Carnegie Mellon University

The Vehicle Electrification Group at Carnegie Mellon University was founded by Professor Jeremy Michalek and Professor Jay Whitacre in 2009 to study systems-level issues of hybrid and plug-in vehicles. Research areas include:

  1. Technology: Vehicle, battery, and electric power systems, design, control and optimization
  2. Life-cycle: economic, environmental, and energy security implications
  3. Consumer behavior: technology adoption and driver behavior
  4. Public policy: policy-relevant technical findings and policy analysis

Top Findings

Technology

  • Mobilizing grid-scale energy storage via EV trucks can improve profitability, reduce grid congestion [study]
  • Big factories won't make EV batteries cheap [study] [press release]
  • EV range, efficiency better in mild weather regions [study] [press release] [Science Magazine] [podcast]
  • EVs cheaper to charge if electricity providers control charging speed [study] [press release] [NYTimes]
  • EV batteries degrade faster in hot weather, aggressive driving [study]
  • Battery experts see incremental engineering driving near term costs down, not breakthrough technology [study]
  • Three studies optimize plug-in vehicle fleets for minimum cost & GHGs [study 1] [study 2] [study 3]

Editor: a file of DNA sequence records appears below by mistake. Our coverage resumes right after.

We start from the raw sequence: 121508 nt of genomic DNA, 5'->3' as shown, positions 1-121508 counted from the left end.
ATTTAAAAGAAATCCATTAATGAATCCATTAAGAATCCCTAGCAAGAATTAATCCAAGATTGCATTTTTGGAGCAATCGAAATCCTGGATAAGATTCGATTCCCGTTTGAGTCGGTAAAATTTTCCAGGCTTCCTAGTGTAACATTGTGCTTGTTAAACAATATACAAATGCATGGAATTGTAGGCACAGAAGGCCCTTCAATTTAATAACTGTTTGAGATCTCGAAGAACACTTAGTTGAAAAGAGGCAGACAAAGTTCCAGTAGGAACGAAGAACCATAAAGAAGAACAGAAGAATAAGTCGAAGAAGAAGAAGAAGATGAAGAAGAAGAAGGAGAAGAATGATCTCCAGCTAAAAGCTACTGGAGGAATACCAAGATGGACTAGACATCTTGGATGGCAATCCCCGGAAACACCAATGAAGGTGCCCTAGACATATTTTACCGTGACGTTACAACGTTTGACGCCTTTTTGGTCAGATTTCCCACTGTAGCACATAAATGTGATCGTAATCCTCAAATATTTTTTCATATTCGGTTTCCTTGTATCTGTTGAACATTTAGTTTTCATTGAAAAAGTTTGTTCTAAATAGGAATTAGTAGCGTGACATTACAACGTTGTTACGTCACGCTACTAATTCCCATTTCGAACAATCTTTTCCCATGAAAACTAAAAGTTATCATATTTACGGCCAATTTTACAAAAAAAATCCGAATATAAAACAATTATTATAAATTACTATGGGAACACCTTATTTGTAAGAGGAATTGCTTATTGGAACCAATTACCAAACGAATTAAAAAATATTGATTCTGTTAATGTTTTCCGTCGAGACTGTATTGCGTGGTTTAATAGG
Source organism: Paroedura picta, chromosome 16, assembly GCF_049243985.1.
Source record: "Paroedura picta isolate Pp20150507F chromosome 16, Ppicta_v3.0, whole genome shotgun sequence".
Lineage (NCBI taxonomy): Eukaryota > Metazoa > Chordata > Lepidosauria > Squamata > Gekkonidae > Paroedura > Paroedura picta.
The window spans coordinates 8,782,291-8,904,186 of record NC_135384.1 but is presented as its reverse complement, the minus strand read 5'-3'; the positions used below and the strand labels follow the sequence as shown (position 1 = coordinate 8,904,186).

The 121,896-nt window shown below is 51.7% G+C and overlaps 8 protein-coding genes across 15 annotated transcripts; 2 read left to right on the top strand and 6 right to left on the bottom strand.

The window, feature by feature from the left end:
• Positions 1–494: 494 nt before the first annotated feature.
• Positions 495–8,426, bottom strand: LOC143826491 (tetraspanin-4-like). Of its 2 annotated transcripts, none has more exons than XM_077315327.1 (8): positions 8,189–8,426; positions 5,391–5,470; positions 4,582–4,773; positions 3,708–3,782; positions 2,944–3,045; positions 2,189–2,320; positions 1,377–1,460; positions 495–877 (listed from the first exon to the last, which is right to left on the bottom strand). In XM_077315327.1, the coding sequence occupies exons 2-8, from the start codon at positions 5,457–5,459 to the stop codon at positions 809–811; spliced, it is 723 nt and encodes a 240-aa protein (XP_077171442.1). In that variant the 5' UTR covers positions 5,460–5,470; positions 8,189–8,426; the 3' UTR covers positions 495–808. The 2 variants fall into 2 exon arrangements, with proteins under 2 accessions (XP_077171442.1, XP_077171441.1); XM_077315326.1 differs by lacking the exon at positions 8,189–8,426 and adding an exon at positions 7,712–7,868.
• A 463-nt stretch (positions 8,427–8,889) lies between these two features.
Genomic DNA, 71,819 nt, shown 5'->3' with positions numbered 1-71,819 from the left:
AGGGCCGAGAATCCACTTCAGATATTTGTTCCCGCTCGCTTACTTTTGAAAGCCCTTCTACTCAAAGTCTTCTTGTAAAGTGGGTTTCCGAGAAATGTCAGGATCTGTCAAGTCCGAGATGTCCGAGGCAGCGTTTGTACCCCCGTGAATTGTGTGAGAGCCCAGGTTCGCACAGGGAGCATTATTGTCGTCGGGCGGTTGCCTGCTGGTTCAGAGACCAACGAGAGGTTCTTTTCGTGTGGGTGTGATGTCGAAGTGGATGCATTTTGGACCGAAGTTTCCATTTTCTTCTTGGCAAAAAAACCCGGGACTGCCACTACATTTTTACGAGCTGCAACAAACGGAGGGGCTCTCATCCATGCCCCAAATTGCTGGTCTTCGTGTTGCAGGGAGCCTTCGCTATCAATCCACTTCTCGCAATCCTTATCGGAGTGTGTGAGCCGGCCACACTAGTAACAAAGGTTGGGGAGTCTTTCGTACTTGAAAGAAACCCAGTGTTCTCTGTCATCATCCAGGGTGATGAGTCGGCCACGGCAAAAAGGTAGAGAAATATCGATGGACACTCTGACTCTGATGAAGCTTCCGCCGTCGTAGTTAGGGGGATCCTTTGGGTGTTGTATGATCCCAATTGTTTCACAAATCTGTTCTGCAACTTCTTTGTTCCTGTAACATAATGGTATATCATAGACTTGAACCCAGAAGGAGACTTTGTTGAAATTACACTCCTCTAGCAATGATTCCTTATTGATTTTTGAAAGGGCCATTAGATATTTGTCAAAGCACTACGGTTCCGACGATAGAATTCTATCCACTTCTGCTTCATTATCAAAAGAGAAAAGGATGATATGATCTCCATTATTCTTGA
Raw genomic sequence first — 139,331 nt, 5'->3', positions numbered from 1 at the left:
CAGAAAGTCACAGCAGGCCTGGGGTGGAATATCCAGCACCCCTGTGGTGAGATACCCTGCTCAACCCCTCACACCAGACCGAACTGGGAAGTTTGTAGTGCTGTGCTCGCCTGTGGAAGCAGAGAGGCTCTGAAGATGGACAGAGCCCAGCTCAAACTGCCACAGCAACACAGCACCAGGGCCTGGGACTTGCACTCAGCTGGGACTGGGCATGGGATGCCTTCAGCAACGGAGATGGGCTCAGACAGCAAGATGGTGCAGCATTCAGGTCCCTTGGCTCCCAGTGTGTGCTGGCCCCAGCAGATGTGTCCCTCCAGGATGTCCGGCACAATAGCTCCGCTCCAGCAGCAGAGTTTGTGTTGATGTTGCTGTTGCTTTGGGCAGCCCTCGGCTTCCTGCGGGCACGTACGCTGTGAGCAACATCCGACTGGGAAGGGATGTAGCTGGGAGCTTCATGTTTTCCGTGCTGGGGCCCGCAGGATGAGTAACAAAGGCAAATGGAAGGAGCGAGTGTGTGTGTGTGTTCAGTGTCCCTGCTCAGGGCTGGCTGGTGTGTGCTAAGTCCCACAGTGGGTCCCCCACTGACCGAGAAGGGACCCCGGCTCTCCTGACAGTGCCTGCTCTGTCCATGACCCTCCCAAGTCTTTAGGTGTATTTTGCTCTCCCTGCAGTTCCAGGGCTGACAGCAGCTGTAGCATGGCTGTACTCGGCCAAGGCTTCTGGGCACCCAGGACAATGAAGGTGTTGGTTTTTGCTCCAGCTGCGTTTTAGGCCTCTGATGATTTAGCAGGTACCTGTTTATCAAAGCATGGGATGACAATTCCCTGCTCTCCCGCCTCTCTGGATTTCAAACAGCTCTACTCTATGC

Life Cycle

Consumer Behavior

  • Uber & Lyft increase car ownership in car-dependent & slow-growth cities, displace transit in cities with high income or few children [CMU press release][iScience press release][study 1][study 2]
  • Drivers may be willing to try other fuels, pay for climate benefits [study]
  • China may adopt EVs first [study] [press release] [podcast]
  • Limited residential parking a barrier to widespread EV adoption [study] [press release]
  • Vehicle sales predictions hinge on how alternatives are represented [study]
  • Combining sales & survey data can improve understanding of vehicle purchase behavior, under the right conditions [study]
  • For automotive sales forecasts, bias isn't always bad [study]

Public Policy

  • When optimal Uber/Lyft fleets pay the cost of their emissions, they electrify more & reduce emissions by 10% (NYC) to 22% (LA) [study] [press release]
  • State zero-emissions vehicle mandates increase GHG emissions due to features in federal standards [study]
  • Problems with the rollback of federal car and light truck fuel economy standards [op-ed] [public comment]
  • US alternative fuel vehicle adoption triggers higher-emitting fleets [study] [press release]
  • Public charging infrastructure an expensive way to save gasoline [study] [press release].



Affiliations

Academic Units

Research Groups